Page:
Thank Goodness We Don’t Have to Do That Anymore: Travel in 1920

With peak summer vacation time coming to a close (if you’ve been wondering why we haven’t been posting much lately, it’s because we’ve been on vacation!), I thought it would be a good time to check in with Emily Post and see what she had to say about traveling in the 1920s.

Some pretty solid advice:

  • On trains (the main type of public transport at the time, most advice applicable to airplanes today), don’t eat smelly food (or smoke cigars) that are going to disturb other passengers. She mentions bananas specifically.
  • Keep your children occupied so they don’t disturb other passengers.
  • When traveling by boat to Europe (ie a cruise today), unless you are very wealthy and have many friends also traveling on board with whom to arrange a dining table, you should sit where the steward puts you and make conversation with your dining companions throughout the trip (a good story for another day is the time when Jaya and I were on a cruise with two other girls and the other four people at our dinner table basically did not talk to us the entire time!)
  • Don’t bother people with incessant talking when it’s clear they are not in the mood to talk. Try out a few remarks, but if they go back to their book, you need to go back to yours.
  • Don’t be an ugly American when traveling abroad (it’s impressive this was a problem as far back as the 1920s!)
  • Don’t steal from other countries/monuments for souvenirs. And don’t deface historical monuments to leave your mark.
  • Avoid traveling with others and potentially ruining their holiday if when traveling you are frequently in a bad mood, often don’t want to go along with what the group wants to do, get very frustrated with delays or bad weather, or get sick very easily. Don’t go on a boating trip if you get seasick, don’t go on hikes if you can’t walk very far, etc. The good traveling companion is cheerful, gets along with others, knows their limits, and avoids complaining about inevitable discomfort.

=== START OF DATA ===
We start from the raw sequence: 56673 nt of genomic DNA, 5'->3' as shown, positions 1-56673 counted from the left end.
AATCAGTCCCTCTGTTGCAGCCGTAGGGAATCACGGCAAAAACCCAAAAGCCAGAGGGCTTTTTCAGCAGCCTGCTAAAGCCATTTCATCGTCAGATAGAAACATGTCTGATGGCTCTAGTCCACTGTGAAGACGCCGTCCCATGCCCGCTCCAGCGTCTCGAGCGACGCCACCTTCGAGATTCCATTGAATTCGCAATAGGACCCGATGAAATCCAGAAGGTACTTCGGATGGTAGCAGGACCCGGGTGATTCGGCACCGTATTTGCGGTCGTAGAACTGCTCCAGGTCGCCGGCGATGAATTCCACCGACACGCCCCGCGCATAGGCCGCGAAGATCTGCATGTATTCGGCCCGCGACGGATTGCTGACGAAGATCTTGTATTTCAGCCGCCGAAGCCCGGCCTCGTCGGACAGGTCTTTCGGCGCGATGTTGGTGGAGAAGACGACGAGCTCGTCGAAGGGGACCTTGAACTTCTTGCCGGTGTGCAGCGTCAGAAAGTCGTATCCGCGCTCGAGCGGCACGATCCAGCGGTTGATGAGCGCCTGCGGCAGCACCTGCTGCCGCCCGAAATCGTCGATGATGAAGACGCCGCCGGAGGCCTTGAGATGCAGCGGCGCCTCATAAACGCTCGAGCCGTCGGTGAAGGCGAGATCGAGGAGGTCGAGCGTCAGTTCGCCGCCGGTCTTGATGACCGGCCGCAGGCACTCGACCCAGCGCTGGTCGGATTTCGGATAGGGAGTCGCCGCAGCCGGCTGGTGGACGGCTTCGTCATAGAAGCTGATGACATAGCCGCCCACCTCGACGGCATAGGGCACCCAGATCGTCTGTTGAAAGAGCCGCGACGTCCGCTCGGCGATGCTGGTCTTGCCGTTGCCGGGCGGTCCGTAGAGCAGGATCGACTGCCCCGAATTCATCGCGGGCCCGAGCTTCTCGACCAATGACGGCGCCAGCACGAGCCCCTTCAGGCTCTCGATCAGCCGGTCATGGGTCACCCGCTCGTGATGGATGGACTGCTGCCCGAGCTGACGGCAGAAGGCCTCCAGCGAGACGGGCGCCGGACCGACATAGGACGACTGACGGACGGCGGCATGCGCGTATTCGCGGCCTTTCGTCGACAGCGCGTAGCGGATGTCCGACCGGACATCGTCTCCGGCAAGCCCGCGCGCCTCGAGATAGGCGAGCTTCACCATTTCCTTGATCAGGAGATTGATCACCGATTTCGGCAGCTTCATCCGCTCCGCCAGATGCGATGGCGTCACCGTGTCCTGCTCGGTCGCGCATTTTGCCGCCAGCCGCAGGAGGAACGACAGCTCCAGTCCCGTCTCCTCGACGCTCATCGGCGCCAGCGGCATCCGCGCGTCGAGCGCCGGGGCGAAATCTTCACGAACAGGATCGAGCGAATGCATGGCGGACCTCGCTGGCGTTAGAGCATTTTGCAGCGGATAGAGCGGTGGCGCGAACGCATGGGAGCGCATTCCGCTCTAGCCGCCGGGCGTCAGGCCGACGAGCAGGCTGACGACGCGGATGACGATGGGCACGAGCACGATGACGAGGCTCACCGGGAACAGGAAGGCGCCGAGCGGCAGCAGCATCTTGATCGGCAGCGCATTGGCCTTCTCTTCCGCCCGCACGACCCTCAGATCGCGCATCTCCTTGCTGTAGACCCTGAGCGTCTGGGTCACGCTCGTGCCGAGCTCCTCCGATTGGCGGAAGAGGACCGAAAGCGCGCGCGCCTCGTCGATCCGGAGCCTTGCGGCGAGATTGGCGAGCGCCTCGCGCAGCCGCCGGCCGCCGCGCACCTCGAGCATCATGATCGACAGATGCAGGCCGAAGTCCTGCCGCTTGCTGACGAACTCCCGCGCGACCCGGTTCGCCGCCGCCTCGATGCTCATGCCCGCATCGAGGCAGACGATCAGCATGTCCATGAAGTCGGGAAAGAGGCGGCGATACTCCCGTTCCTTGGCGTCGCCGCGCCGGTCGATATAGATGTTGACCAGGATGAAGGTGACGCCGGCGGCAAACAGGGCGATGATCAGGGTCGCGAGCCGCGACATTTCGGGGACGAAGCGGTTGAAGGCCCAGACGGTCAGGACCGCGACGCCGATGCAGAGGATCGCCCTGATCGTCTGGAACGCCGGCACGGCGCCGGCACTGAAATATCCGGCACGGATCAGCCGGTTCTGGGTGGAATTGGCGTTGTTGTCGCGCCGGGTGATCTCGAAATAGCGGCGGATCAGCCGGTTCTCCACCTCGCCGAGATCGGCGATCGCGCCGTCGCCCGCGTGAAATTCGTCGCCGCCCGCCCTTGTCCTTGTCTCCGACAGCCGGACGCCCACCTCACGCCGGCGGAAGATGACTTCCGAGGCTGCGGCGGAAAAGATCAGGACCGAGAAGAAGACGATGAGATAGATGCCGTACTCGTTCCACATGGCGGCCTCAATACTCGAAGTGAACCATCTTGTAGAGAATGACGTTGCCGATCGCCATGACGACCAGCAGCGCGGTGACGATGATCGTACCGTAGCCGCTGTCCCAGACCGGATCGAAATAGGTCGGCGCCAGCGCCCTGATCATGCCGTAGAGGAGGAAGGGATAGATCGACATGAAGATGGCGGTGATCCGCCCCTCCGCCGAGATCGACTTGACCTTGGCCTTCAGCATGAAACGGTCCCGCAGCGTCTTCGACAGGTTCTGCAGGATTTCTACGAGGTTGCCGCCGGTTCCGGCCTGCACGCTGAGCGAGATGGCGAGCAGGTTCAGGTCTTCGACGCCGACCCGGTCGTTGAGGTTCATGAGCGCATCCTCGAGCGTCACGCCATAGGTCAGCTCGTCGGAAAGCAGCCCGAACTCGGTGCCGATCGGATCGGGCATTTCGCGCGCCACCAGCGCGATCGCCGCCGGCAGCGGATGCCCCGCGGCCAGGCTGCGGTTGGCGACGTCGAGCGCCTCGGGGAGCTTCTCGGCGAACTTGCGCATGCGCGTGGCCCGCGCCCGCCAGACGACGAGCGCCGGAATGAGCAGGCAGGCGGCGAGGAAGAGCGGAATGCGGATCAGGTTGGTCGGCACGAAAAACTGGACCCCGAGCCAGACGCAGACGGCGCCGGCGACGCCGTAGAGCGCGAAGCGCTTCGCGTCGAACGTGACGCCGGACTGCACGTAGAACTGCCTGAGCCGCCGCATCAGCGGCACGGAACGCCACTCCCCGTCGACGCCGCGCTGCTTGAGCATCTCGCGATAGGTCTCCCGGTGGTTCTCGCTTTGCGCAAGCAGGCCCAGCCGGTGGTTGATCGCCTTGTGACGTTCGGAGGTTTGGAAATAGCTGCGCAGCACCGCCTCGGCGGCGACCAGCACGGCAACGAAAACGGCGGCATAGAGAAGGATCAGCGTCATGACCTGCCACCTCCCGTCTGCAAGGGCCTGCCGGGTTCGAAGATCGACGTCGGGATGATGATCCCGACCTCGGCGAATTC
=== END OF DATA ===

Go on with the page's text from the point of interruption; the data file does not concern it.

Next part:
Surprising Advice:

  • Ladies do not have to travel with escorts. In fact, if you run into a gentleman of your acquaintance in your travels, you should take care not to spend too many meals with him or talk to him too much lest people start to talk.
  • When registering in hotels, men always write their names as John Smith, unless they are traveling with their wives in which case they write Mr. and Mrs. John Smith. Women always write their names with the honorific, such as Miss Jane Doe or Mrs. John Smith.
  • Wearing ball dresses on board a ship is in the worst taste because it implies that you have nowhere else to wear your best things. The most formal you should be is semi formal.
  • Don’t worry about what to called titled people if you happen to reach those circles while abroad, just call them “you” when you are speaking to them.

Bad Advice for Today:

  • Always tip 10% and don’t occupy a table by yourself if you are only having a simple (ie less expensive meal).
  • Bringing letters of introduction. (Although, I guess, Facebook introductions are kind of the same thing?)
Advertisements

How To Be A Respectful Traveler